Conservative-Liberal Democrats deal likely today

UK`s Conservatives and Lib Dems will hold further talks to try to stitch together a deal to govern.

London: Under pressure to reach an
understanding on government formation, the Conservatives and
the Liberal Democrats were trying to hammer out a power-
sharing deal amidst reports that a decision was expected later on Monday.

Apart from public anxiety over the delay, there is
much concern over the impact the hung verdict and subsequent
political uncertainty would have on the financial markets.

There are fears that the pound and shares would suffer
if a deal was not done by the time markets opened today, but
early indications are that the FTSE 100 index of London`s
leading shares leapt more than 4 per cent, suggesting that
traders saw the EU deal over a fund to stop the Greek debt
crisis spreading as much more significant than the uncertainty
in Britain.

Liberal Democrats leader Nick Clegg asked people to
`bear with us` a bit longer and said all political parties
were "working flat out" to find a solution after the May 6
elections resulted in a hung parliament.

Chancellor Alistair Darling, who continues in office
until a new government takes over, said he hoped a decision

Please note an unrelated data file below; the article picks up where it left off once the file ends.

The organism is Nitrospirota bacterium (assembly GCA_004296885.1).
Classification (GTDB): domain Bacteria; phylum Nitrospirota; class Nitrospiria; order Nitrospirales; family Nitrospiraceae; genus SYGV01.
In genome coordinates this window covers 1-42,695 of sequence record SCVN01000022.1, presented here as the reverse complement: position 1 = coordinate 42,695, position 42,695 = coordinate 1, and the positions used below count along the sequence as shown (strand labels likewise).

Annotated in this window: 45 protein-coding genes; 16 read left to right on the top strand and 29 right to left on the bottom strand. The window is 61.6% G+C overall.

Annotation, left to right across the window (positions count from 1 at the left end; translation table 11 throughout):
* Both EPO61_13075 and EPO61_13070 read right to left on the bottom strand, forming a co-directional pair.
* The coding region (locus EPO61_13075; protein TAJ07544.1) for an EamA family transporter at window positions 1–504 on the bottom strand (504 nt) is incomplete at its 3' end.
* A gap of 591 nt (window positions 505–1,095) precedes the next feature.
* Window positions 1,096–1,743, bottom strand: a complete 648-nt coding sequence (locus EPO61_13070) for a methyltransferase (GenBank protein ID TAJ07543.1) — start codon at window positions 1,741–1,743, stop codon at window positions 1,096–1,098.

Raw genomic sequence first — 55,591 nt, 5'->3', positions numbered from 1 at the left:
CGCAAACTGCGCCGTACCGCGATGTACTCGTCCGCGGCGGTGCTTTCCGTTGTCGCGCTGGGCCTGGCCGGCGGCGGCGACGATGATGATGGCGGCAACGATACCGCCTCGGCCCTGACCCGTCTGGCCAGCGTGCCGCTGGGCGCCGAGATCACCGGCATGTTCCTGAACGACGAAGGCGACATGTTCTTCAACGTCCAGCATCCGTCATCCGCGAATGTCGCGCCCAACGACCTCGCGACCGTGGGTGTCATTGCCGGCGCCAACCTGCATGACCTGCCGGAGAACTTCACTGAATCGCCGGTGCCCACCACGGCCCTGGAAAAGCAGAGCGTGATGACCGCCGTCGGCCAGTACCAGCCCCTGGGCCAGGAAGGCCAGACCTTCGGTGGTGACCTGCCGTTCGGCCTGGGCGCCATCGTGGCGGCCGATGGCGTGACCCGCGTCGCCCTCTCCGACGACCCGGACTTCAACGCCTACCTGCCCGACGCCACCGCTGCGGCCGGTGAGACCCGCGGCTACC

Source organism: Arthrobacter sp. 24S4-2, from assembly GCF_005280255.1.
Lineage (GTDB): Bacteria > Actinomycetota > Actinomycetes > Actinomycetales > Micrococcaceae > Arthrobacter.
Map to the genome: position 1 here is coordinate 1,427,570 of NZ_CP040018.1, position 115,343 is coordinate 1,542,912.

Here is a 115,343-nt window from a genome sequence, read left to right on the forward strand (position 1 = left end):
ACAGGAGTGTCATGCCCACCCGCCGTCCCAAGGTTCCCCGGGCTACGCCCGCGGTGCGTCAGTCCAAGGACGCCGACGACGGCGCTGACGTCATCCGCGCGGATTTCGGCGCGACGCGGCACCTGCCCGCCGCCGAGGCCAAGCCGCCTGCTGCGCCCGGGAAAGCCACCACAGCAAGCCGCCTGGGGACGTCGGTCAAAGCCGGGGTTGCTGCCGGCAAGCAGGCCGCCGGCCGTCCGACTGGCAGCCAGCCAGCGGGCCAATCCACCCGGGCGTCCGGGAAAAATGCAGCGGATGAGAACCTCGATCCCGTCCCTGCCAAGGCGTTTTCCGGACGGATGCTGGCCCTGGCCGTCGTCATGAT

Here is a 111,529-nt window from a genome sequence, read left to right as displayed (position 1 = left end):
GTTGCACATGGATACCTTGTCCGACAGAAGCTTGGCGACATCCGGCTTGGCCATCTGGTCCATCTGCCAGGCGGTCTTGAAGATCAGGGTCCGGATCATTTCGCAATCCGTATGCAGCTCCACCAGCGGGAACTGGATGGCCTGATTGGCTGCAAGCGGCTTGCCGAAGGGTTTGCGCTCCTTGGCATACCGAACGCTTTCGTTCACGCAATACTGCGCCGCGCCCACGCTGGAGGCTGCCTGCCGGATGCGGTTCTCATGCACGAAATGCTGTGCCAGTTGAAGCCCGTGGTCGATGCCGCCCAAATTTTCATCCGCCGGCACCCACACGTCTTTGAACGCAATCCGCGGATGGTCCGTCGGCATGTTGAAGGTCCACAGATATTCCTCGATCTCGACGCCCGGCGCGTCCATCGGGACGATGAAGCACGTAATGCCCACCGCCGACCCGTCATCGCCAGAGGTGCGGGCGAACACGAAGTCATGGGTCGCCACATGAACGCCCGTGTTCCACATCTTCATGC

was reached on Monday.

He told the BBC: "I don`t think it would do any good
to let this process drag on. I understand that the Liberals
and the Conservatives are engaged in talks today, I hope by
the end of today they will decide whether they can do a deal
or not."

According to new guidelines, the formation of the new
government should take place by 25 May, the day of the Queen’s
Speech to the new House of Commons.

The guidelines have been put in place before the
election by cabinet secretary Gus O`Donnell, who anticipated a
hung verdict.

The time until May 25 is designed to allow the three
main parties to try and reach agreement to see who can form a

The new guidelines are designed to try and ensure that
the country is not forced to immediately go to the polls again
almost in the event of no one party winning an overall Commons


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